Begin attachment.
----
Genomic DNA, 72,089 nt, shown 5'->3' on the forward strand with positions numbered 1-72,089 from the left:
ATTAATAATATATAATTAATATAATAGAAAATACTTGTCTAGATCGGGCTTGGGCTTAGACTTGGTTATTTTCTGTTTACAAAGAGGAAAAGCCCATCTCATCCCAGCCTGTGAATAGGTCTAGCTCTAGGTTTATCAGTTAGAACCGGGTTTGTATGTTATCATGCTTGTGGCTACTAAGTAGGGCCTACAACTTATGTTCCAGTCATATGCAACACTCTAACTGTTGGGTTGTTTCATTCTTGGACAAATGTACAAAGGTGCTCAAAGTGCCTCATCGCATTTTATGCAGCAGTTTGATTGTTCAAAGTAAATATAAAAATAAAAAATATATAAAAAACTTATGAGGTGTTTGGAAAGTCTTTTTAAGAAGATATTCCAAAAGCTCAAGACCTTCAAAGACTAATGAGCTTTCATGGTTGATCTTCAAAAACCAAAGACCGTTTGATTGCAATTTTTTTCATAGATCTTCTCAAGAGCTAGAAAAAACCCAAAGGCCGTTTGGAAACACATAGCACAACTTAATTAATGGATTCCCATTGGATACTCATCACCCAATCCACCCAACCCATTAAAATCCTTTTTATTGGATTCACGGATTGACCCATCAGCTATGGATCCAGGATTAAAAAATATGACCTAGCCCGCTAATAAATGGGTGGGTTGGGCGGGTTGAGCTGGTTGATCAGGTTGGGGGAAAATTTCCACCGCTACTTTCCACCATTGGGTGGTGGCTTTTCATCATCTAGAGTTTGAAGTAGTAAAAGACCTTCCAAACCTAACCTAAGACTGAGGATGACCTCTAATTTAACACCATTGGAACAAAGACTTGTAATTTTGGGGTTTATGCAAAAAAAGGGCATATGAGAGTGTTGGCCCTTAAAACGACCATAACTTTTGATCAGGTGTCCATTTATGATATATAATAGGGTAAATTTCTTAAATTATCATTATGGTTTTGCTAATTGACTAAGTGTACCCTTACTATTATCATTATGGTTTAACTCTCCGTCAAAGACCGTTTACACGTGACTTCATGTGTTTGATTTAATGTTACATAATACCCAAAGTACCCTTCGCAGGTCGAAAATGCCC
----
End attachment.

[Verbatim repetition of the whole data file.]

Genomic DNA, 72,089 nt, shown 5'->3' on the forward strand with positions numbered 1-72,089 from the left:
ATTAATAATATATAATTAATATAATAGAAAATACTTGTCTAGATCGGGCTTGGGCTTAGACTTGGTTATTTTCTGTTTACAAAGAGGAAAAGCCCATCTCATCCCAGCCTGTGAATAGGTCTAGCTCTAGGTTTATCAGTTAGAACCGGGTTTGTATGTTATCATGCTTGTGGCTACTAAGTAGGGCCTACAACTTATGTTCCAGTCATATGCAACACTCTAACTGTTGGGTTGTTTCATTCTTGGACAAATGTACAAAGGTGCTCAAAGTGCCTCATCGCATTTTATGCAGCAGTTTGATTGTTCAAAGTAAATATAAAAATAAAAAATATATAAAAAACTTATGAGGTGTTTGGAAAGTCTTTTTAAGAAGATATTCCAAAAGCTCAAGACCTTCAAAGACTAATGAGCTTTCATGGTTGATCTTCAAAAACCAAAGACCGTTTGATTGCAATTTTTTTCATAGATCTTCTCAAGAGCTAGAAAAAACCCAAAGGCCGTTTGGAAACACATAGCACAACTTAATTAATGGATTCCCATTGGATACTCATCACCCAATCCACCCAACCCATTAAAATCCTTTTTATTGGATTCACGGATTGACCCATCAGCTATGGATCCAGGATTAAAAAATATGACCTAGCCCGCTAATAAATGGGTGGGTTGGGCGGGTTGAGCTGGTTGATCAGGTTGGGGGAAAATTTCCACCGCTACTTTCCACCATTGGGTGGTGGCTTTTCATCATCTAGAGTTTGAAGTAGTAAAAGACCTTCCAAACCTAACCTAAGACTGAGGATGACCTCTAATTTAACACCATTGGAACAAAGACTTGTAATTTTGGGGTTTATGCAAAAAAAGGGCATATGAGAGTGTTGGCCCTTAAAACGACCATAACTTTTGATCAGGTGTCCATTTATGATATATAATAGGGTAAATTTCTTAAATTATCATTATGGTTTTGCTAATTGACTAAGTGTACCCTTACTATTATCATTATGGTTTAACTCTCCGTCAAAGACCGTTTACACGTGACTTCATGTGTTTGATTTAATGTTACATAATACCCAAAGTACCCTTCGCAGGTCGAAAATGCCC